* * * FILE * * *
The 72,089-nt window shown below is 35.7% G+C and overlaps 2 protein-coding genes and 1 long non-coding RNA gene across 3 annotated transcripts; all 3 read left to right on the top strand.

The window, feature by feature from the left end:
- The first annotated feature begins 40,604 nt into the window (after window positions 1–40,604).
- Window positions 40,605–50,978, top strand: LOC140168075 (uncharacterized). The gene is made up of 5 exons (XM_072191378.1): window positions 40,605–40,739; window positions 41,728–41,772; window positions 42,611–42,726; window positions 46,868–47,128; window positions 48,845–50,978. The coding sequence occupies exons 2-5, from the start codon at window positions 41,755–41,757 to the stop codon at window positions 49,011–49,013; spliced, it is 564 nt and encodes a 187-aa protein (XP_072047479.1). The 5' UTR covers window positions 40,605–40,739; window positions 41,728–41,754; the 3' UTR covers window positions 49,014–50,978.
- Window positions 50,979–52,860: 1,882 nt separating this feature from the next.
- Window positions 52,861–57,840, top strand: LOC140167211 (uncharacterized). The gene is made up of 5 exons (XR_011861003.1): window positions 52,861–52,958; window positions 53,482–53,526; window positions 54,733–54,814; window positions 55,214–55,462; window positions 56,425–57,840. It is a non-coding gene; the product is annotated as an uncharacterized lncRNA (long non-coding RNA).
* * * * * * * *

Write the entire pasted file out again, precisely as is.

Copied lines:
The 72,089-nt window shown below is 35.7% G+C and overlaps 2 protein-coding genes and 1 long non-coding RNA gene across 3 annotated transcripts; all 3 read left to right on the top strand.

The window, feature by feature from the left end:
- The first annotated feature begins 40,604 nt into the window (after window positions 1–40,604).
- Window positions 40,605–50,978, top strand: LOC140168075 (uncharacterized). The gene is made up of 5 exons (XM_072191378.1): window positions 40,605–40,739; window positions 41,728–41,772; window positions 42,611–42,726; window positions 46,868–47,128; window positions 48,845–50,978. The coding sequence occupies exons 2-5, from the start codon at window positions 41,755–41,757 to the stop codon at window positions 49,011–49,013; spliced, it is 564 nt and encodes a 187-aa protein (XP_072047479.1). The 5' UTR covers window positions 40,605–40,739; window positions 41,728–41,754; the 3' UTR covers window positions 49,014–50,978.
- Window positions 50,979–52,860: 1,882 nt separating this feature from the next.
- Window positions 52,861–57,840, top strand: LOC140167211 (uncharacterized). The gene is made up of 5 exons (XR_011861003.1): window positions 52,861–52,958; window positions 53,482–53,526; window positions 54,733–54,814; window positions 55,214–55,462; window positions 56,425–57,840. It is a non-coding gene; the product is annotated as an uncharacterized lncRNA (long non-coding RNA).